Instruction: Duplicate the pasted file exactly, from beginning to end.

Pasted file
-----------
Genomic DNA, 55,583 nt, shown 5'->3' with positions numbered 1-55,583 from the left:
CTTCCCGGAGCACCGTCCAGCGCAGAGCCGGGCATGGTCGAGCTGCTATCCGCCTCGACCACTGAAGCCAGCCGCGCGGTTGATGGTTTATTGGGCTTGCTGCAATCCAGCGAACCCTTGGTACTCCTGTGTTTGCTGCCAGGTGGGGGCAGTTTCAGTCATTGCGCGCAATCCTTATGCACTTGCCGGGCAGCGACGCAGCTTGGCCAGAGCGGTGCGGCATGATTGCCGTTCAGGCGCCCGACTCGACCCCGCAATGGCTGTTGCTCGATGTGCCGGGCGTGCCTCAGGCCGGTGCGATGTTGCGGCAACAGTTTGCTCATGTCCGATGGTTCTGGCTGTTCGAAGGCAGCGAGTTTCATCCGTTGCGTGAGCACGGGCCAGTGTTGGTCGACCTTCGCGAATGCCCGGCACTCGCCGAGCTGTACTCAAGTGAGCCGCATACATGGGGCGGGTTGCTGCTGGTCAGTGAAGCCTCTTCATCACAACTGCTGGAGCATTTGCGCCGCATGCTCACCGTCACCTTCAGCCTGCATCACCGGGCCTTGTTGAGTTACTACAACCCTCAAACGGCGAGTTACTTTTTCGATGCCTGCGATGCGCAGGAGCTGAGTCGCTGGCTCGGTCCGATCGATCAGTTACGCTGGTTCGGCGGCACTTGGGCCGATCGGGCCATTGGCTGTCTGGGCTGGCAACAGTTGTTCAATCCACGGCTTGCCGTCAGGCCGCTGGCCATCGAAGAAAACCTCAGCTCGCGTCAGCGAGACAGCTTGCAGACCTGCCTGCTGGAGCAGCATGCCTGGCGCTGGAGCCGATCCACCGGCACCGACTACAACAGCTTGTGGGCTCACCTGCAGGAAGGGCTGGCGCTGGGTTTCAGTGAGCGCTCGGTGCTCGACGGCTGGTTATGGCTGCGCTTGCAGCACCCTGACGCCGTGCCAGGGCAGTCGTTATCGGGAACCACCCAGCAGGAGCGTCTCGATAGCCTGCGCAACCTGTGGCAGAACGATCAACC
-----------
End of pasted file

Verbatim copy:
Genomic DNA, 55,583 nt, shown 5'->3' with positions numbered 1-55,583 from the left:
CTTCCCGGAGCACCGTCCAGCGCAGAGCCGGGCATGGTCGAGCTGCTATCCGCCTCGACCACTGAAGCCAGCCGCGCGGTTGATGGTTTATTGGGCTTGCTGCAATCCAGCGAACCCTTGGTACTCCTGTGTTTGCTGCCAGGTGGGGGCAGTTTCAGTCATTGCGCGCAATCCTTATGCACTTGCCGGGCAGCGACGCAGCTTGGCCAGAGCGGTGCGGCATGATTGCCGTTCAGGCGCCCGACTCGACCCCGCAATGGCTGTTGCTCGATGTGCCGGGCGTGCCTCAGGCCGGTGCGATGTTGCGGCAACAGTTTGCTCATGTCCGATGGTTCTGGCTGTTCGAAGGCAGCGAGTTTCATCCGTTGCGTGAGCACGGGCCAGTGTTGGTCGACCTTCGCGAATGCCCGGCACTCGCCGAGCTGTACTCAAGTGAGCCGCATACATGGGGCGGGTTGCTGCTGGTCAGTGAAGCCTCTTCATCACAACTGCTGGAGCATTTGCGCCGCATGCTCACCGTCACCTTCAGCCTGCATCACCGGGCCTTGTTGAGTTACTACAACCCTCAAACGGCGAGTTACTTTTTCGATGCCTGCGATGCGCAGGAGCTGAGTCGCTGGCTCGGTCCGATCGATCAGTTACGCTGGTTCGGCGGCACTTGGGCCGATCGGGCCATTGGCTGTCTGGGCTGGCAACAGTTGTTCAATCCACGGCTTGCCGTCAGGCCGCTGGCCATCGAAGAAAACCTCAGCTCGCGTCAGCGAGACAGCTTGCAGACCTGCCTGCTGGAGCAGCATGCCTGGCGCTGGAGCCGATCCACCGGCACCGACTACAACAGCTTGTGGGCTCACCTGCAGGAAGGGCTGGCGCTGGGTTTCAGTGAGCGCTCGGTGCTCGACGGCTGGTTATGGCTGCGCTTGCAGCACCCTGACGCCGTGCCAGGGCAGTCGTTATCGGGAACCACCCAGCAGGAGCGTCTCGATAGCCTGCGCAACCTGTGGCAGAACGATCAACC